Planning & Development

Bad Zoning is Turning Your Kid Into a Porker

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by Josh Wood Monday June 1, 2009

Last week a group of America’s leading pediatricians released a policy statement directly linking city-building practices to the obesity epidemic in the nation’s kids.

The policy states that “an estimated 32% of American children are overweight,” and the key reason for this is physical inactivity. And “the positioning of homes, schools, businesses, parks, and sidewalks within a neighborhood can influence physical activity.” Suburban sprawl, like the kind in Western Cranston, requires more trips in the car. Homes, schools, parks and businesses are built so far apart that even the shortest trips to school, to the store and to the park aren’t within walking distance.

It’s this inactivity that’s contributing to the obesity in the children.

A well-designed neighborhood, on the other hand, is built with several key land-uses in mind. That neighborhood has houses, business, open space and schools all within close proximity. Residents in a well-designed neighborhood are more liable to walk and more apt to be physically fit. Seems to make sense.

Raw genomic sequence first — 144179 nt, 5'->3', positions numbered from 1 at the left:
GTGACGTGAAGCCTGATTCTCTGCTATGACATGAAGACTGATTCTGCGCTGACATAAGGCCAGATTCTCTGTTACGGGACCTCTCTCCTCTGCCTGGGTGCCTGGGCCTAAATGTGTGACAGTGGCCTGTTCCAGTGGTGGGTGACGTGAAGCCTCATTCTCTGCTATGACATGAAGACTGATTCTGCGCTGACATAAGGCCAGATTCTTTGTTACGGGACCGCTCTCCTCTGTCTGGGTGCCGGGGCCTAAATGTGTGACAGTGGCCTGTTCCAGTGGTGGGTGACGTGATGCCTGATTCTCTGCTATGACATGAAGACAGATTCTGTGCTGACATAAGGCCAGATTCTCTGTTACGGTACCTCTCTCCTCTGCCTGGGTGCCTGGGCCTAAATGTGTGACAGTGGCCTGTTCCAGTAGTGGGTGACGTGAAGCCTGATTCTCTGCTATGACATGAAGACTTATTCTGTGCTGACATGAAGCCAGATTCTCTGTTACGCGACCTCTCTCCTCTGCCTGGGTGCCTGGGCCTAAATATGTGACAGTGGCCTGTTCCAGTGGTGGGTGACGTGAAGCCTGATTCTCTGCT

The policy also cites the proximity to open space and parks as important factors in health of kids.

Building new communities that are less car dependent and making existing communities more dense are 2 strategies that can make it easier for people to walk to their destinations of daily life. Higher land-use mix encourages more utilitarian trips among residents and increases their ability to reach their destinations on foot rather than by automobile. Proximity of neighborhood shops to residences promotes trips on foot or by bicycle.[37–39] In addition to mixed-land use, other measures, such as higher residential density, smaller street blocks,[40,41] and access to sidewalks,[42,43] have been reported to translate to increased walking in adults. Increased urban sprawl, by which farther distance between destinations decreases walkability, has been associated with less physical activity and with more obesity in adults,[44,45] as well as higher automobile passenger and pedestrian fatality rates.

Photo is “Suburbia” by David Shankbone

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